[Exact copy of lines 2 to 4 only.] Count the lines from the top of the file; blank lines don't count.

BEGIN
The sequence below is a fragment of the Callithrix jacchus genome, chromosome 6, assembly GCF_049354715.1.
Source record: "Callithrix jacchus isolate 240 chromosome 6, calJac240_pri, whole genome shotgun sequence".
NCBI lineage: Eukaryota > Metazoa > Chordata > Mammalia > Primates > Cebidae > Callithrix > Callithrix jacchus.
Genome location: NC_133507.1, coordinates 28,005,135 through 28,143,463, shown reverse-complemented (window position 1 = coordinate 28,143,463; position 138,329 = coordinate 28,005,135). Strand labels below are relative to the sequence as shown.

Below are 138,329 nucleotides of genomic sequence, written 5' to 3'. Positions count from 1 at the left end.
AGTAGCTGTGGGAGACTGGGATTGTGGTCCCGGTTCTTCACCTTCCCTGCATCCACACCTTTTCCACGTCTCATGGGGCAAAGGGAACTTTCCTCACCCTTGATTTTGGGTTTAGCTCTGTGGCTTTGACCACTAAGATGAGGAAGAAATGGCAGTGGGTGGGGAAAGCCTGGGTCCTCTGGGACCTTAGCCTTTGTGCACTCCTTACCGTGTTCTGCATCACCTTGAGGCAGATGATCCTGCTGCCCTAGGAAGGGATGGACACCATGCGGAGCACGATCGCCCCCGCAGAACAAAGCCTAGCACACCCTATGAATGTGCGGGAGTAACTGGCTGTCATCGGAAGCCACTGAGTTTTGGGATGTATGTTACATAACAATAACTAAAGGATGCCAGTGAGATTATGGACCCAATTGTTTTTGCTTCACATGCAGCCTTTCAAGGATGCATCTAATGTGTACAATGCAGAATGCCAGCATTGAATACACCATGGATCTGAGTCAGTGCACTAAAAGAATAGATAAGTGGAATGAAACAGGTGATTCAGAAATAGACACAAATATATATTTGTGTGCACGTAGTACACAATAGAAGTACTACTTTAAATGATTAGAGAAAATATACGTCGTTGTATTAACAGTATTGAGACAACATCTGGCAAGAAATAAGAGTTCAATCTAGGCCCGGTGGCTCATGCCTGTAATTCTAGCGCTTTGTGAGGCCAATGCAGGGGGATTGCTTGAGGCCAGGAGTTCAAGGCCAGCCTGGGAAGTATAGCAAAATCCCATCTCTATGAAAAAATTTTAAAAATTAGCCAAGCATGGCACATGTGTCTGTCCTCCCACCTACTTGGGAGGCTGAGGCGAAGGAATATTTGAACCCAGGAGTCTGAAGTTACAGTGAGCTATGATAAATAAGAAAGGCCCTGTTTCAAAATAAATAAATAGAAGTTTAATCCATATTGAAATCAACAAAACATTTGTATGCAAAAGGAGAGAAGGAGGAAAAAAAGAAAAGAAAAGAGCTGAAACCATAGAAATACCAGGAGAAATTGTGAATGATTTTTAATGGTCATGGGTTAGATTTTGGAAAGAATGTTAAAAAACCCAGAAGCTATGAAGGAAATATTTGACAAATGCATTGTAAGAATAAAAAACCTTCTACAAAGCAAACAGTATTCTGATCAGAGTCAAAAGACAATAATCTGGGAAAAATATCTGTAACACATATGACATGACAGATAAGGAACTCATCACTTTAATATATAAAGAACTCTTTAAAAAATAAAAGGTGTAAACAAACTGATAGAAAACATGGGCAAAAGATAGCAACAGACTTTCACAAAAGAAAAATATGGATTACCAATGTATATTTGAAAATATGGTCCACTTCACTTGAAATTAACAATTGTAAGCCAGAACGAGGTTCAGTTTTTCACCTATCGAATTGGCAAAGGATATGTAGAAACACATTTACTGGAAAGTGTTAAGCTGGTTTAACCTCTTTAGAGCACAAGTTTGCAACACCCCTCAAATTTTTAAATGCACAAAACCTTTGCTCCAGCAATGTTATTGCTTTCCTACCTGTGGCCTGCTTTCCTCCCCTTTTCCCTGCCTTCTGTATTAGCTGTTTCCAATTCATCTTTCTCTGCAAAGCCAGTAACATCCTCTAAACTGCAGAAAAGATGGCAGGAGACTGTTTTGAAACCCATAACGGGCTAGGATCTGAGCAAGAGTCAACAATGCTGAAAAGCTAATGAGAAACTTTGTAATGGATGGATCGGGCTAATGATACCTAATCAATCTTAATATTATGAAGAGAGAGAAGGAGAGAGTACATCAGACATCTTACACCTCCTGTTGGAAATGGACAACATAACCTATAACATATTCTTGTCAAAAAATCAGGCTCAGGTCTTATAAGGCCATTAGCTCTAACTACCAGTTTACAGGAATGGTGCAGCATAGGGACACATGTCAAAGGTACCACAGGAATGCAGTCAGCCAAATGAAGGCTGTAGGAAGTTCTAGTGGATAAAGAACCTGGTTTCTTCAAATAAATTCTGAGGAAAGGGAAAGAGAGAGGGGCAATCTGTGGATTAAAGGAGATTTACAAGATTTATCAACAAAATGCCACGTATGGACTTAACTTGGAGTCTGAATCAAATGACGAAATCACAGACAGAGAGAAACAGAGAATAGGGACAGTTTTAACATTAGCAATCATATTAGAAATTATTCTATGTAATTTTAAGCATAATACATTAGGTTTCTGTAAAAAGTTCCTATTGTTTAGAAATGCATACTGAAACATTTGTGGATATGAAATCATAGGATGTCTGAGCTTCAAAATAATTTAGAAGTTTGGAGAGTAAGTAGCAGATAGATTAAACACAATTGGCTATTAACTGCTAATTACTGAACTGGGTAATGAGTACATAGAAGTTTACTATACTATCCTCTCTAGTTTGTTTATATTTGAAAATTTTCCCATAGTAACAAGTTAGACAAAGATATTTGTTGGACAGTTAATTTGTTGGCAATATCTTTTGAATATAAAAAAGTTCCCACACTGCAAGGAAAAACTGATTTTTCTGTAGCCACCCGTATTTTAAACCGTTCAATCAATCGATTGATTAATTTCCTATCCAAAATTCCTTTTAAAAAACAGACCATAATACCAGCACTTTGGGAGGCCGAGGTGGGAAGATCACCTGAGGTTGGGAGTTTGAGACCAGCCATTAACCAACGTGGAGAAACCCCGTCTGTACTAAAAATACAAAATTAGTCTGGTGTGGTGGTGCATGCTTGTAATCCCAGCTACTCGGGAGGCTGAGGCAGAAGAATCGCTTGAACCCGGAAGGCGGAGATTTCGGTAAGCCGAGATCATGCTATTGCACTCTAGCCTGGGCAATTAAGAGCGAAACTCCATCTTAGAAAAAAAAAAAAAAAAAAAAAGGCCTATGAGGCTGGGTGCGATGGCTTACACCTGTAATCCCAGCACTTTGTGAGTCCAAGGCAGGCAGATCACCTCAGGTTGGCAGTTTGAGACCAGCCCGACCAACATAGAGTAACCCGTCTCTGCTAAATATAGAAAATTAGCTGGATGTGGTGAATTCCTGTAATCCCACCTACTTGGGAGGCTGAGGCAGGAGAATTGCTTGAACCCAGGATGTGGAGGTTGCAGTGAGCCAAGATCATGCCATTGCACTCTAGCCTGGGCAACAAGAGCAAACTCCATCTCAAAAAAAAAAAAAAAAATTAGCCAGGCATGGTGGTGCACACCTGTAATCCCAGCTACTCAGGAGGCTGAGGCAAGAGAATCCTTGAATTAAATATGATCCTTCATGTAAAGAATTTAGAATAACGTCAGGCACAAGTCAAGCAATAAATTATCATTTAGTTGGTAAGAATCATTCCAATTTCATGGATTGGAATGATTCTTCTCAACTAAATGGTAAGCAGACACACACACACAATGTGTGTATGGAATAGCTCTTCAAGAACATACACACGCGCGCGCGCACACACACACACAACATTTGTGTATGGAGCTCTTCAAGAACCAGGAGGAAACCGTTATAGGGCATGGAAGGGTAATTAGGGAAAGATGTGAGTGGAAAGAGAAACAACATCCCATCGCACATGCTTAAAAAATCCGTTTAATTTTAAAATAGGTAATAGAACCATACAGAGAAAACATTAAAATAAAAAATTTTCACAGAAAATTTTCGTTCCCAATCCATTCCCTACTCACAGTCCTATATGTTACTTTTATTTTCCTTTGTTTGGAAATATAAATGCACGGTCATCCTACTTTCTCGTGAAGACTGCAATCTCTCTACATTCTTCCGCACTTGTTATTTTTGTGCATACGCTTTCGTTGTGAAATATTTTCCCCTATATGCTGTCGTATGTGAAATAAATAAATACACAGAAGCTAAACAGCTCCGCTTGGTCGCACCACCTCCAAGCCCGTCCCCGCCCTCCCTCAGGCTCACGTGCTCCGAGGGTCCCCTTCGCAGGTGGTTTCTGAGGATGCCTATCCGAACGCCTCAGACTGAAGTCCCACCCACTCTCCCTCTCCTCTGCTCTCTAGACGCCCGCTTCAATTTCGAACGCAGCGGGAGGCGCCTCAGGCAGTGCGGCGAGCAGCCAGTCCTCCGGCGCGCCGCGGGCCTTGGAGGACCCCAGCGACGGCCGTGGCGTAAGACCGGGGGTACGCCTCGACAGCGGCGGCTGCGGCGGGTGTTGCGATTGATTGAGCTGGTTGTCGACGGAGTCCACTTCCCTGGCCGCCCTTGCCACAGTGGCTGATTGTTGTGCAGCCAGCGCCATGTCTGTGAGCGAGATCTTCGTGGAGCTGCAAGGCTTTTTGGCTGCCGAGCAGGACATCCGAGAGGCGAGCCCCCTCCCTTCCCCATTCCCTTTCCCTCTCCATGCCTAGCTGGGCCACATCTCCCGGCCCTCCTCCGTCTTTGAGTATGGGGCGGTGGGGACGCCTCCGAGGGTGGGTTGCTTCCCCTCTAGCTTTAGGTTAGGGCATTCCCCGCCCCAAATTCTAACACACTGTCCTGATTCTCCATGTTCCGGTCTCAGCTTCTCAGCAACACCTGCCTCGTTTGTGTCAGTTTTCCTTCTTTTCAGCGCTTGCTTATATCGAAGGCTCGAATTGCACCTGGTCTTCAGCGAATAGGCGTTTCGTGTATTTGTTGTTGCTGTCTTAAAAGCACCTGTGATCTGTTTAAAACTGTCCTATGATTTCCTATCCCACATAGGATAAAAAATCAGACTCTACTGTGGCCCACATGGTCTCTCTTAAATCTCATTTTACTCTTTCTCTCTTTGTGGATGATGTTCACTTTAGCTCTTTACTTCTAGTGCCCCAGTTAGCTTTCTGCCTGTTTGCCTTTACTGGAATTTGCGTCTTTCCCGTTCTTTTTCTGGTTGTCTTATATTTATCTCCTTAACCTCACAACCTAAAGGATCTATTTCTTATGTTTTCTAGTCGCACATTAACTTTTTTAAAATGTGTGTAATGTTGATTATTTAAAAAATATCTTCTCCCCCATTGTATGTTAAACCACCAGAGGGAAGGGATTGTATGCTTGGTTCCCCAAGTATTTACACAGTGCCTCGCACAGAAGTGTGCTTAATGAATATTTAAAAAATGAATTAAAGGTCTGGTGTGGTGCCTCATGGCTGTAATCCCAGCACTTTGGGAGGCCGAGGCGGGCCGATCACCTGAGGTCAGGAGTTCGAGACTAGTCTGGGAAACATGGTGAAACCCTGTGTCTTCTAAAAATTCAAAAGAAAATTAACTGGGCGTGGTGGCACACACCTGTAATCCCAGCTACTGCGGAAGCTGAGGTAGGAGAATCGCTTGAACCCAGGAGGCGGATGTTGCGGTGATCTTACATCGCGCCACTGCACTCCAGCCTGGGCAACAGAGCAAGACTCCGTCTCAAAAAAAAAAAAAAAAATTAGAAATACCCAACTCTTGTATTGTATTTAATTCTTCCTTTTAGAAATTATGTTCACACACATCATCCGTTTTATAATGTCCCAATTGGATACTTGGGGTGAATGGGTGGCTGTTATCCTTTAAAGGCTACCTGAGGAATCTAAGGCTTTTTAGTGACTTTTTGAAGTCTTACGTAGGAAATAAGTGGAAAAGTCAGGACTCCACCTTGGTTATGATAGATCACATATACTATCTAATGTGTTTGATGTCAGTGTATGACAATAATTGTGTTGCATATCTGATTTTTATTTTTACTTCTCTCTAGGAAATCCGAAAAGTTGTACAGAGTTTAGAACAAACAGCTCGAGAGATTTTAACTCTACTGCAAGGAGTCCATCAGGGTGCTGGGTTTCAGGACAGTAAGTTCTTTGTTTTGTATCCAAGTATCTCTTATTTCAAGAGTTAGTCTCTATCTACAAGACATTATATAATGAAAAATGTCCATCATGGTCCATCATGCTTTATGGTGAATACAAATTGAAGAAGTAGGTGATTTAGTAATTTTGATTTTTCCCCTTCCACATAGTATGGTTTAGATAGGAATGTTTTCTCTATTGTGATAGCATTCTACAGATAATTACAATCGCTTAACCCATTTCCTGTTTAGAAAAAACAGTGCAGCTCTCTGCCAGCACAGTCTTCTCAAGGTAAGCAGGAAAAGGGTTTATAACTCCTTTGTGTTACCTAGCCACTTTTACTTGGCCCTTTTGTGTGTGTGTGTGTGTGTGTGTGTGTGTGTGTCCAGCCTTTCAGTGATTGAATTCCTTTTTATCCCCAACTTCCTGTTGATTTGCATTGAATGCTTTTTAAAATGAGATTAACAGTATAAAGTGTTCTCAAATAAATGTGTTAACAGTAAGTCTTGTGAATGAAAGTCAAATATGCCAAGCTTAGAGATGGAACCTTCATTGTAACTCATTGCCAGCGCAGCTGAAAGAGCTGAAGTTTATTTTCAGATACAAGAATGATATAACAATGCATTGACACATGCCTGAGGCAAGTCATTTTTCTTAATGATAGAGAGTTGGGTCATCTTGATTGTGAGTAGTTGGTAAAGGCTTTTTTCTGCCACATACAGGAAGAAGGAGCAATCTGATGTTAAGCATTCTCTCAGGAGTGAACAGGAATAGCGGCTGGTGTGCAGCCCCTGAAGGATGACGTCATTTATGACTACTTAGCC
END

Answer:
Source record: "Callithrix jacchus isolate 240 chromosome 6, calJac240_pri, whole genome shotgun sequence".
NCBI lineage: Eukaryota > Metazoa > Chordata > Mammalia > Primates > Cebidae > Callithrix > Callithrix jacchus.
Genome location: NC_133507.1, coordinates 28,005,135 through 28,143,463, shown reverse-complemented (window position 1 = coordinate 28,143,463; position 138,329 = coordinate 28,005,135). Strand labels below are relative to the sequence as shown.